It seems that every time I buy a container of buttermilk I end up wasting at least half a container because I don’t use it all before it expires. Sure, I know that it freezes beautifully but it’s always a thought I have after it goes bad. I always intend on using the entire container on recipes I’ve pinned, but most of the time it just doesn’t happen.
I’ve tried buttermilk substitutes, lemon juice/vinegar in milk, even powdered buttermilk, but it’s just not the same. As we were packing to leave for vacation last week, I swore I was going to use the last bit of buttermilk and extra ripe bananas that I had instead of throwing them away. That’s where this buttermilk banana bread comes in!:)
This recipe is adapted from one of my go to banana bread recipes and is packed with deep banana flavor, plenty of moisture, and a nice, light texture. Make sure that you use the sweeter, extra speckled bananas for best flavor. The buttermilk adds a nice tang to the bread and also ensures that it’s super moist.
- 2 cups unbleached all-purpose flour
- 3/4 cup granulated sugar
- 3/4 teaspoon baking soda
- 1/2 teaspoon table salt
- 3 very ripe bananas, soft, darkly speckled, mashed well (about 1 1/2 cups)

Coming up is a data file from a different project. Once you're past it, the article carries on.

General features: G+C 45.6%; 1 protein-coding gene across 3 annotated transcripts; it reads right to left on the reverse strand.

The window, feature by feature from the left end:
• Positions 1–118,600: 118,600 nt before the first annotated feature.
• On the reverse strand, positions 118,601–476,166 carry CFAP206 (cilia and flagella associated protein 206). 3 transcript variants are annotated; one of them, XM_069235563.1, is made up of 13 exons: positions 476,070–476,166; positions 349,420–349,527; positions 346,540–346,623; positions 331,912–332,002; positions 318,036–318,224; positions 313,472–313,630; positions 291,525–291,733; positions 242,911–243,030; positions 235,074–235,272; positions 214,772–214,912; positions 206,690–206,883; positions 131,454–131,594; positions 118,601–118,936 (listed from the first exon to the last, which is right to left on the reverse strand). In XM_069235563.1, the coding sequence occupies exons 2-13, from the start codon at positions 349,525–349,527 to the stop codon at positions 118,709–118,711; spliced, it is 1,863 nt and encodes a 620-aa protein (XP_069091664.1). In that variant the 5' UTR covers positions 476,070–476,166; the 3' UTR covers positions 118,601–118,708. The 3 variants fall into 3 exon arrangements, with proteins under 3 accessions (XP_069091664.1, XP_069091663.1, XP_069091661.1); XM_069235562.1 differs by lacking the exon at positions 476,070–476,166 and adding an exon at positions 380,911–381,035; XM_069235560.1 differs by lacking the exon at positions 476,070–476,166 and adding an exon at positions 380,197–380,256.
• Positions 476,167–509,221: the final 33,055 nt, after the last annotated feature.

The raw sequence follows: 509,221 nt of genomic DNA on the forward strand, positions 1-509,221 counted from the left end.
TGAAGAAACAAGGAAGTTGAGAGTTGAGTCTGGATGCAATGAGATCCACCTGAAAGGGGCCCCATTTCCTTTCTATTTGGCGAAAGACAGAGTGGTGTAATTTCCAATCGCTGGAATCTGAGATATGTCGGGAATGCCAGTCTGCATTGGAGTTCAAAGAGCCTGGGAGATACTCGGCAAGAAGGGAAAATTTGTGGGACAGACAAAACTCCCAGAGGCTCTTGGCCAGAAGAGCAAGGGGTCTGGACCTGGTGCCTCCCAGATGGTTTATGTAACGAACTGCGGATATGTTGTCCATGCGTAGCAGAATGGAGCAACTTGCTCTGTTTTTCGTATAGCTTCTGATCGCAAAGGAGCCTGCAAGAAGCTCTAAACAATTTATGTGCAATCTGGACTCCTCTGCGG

- 1/4 cup buttermilk
- 2 large eggs, beaten lightly
- 6 tablespoons unsalted butter, melted and cooled
- 1 teaspoon vanilla extract
- 1/2 cup chocolate chips
- Heat oven to 350 degrees. Grease bottom only of regular loaf pan, or grease and flour bottom and sides of nonstick 9-by-5-by-3-inch loaf pan; set aside.
- In a large bowl, whisk together the flour, sugar, baking soda, and salt; set aside.
- In a medium bowl, mix together mashed bananas, buttermilk, eggs, butter, and vanilla. Lightly fold banana mixture into dry ingredients until just combined and batter looks thick and chunky. Fold in chocolate chips. Scrape batter into prepared pan; bake until loaf is golden brown and toothpick inserted in center comes out clean, about 55 minutes.
- Cool in pan for 5 minutes, then transfer to wire rack. Serve warm or at room temperature.
Greasing and flouring only the bottom of a regular loaf pan causes the bread to cling to the sides and rise higher. If using a nonstick loaf pan, on which the sides are very slick, grease and flour sides as well as the bottom.
Source: adapted from Cook's Illustrated, March 1998